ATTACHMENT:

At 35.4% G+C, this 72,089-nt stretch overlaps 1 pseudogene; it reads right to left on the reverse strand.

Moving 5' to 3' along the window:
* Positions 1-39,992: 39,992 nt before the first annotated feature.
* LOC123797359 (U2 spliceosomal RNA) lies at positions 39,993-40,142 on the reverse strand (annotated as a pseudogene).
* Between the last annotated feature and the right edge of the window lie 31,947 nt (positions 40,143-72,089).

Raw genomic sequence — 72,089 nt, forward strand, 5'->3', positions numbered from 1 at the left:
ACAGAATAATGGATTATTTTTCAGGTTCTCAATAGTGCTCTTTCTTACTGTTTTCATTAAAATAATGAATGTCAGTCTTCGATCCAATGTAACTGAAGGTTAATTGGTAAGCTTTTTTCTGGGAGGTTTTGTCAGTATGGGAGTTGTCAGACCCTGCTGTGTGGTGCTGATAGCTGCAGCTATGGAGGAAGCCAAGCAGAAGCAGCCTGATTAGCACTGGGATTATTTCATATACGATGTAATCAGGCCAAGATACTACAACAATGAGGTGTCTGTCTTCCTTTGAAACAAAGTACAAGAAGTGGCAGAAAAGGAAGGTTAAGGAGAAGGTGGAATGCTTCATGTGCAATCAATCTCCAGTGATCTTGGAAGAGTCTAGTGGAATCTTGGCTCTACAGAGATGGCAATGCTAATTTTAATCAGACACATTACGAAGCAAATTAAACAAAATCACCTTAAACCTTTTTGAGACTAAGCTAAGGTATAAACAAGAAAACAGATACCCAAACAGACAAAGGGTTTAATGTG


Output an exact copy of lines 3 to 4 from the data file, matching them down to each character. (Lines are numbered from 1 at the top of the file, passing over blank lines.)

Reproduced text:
* Positions 1-39,992: 39,992 nt before the first annotated feature.
* LOC123797359 (U2 spliceosomal RNA) lies at positions 39,993-40,142 on the reverse strand (annotated as a pseudogene).